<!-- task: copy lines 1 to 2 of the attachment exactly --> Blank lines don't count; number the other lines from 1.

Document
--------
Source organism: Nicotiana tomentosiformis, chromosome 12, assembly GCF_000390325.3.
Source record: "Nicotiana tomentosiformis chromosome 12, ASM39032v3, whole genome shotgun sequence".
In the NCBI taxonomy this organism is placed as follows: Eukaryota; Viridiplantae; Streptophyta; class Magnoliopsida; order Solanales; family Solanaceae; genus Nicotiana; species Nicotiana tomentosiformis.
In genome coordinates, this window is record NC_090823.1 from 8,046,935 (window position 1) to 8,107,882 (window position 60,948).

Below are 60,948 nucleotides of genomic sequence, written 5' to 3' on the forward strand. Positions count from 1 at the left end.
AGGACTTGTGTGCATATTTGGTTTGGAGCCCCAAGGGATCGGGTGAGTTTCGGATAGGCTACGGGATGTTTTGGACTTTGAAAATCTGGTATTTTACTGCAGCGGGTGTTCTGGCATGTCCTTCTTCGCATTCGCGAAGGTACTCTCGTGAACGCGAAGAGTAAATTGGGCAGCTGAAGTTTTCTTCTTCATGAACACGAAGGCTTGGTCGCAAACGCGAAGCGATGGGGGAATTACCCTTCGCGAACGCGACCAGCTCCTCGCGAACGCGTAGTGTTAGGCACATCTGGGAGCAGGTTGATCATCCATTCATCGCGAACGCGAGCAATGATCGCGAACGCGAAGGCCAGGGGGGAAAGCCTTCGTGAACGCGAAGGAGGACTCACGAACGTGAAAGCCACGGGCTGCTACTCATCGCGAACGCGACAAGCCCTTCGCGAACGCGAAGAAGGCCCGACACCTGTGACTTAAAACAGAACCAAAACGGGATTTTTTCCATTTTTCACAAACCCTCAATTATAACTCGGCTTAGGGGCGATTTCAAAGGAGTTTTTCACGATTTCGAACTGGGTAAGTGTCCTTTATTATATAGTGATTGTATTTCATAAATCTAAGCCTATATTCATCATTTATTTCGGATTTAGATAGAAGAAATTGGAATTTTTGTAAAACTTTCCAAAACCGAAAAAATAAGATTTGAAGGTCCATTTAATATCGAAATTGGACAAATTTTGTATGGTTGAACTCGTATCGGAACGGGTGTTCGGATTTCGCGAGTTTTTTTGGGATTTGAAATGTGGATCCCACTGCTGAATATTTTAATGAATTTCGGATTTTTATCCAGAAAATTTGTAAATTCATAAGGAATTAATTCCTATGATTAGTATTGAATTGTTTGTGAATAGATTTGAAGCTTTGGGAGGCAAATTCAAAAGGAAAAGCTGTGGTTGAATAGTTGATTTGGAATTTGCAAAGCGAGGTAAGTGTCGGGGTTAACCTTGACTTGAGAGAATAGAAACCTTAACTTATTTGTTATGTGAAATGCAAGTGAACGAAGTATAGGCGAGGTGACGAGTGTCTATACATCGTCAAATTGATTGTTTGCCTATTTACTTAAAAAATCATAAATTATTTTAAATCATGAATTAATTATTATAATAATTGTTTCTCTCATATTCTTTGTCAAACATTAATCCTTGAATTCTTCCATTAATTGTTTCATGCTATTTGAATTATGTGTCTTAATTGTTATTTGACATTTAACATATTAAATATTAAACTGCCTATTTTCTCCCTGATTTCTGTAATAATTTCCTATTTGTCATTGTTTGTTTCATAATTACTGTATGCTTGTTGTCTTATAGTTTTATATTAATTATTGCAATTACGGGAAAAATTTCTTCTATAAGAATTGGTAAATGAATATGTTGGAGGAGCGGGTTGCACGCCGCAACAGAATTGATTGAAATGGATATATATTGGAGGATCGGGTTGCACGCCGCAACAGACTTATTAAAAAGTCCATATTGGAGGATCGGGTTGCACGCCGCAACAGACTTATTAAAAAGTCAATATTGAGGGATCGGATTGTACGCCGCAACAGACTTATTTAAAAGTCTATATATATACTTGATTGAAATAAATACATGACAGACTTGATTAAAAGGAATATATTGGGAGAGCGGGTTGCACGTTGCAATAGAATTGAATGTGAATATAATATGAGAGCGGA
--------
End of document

Source organism: Nicotiana tomentosiformis, chromosome 12, assembly GCF_000390325.3.
Source record: "Nicotiana tomentosiformis chromosome 12, ASM39032v3, whole genome shotgun sequence".